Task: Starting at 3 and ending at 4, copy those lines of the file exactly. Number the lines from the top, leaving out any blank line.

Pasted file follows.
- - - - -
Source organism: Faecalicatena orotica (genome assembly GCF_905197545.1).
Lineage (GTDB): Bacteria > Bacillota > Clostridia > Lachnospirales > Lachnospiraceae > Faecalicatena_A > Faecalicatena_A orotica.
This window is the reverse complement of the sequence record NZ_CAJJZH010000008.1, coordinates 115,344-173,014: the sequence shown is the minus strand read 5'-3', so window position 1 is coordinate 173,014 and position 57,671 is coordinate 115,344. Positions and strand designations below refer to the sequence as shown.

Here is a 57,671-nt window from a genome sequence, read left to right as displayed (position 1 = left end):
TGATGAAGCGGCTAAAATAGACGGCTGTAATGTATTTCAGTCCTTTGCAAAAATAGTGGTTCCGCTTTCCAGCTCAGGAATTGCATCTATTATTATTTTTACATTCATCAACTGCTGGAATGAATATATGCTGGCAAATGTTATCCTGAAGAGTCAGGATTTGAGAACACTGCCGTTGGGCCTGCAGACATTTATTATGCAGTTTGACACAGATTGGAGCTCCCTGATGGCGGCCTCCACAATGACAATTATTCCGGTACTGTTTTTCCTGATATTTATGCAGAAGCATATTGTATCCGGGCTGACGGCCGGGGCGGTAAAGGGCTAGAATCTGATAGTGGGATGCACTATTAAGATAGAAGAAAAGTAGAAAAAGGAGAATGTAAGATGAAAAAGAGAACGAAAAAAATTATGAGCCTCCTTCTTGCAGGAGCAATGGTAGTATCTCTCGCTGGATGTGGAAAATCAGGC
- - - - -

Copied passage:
This window is the reverse complement of the sequence record NZ_CAJJZH010000008.1, coordinates 115,344-173,014: the sequence shown is the minus strand read 5'-3', so window position 1 is coordinate 173,014 and position 57,671 is coordinate 115,344. Positions and strand designations below refer to the sequence as shown.

Here is a 57,671-nt window from a genome sequence, read left to right as displayed (position 1 = left end):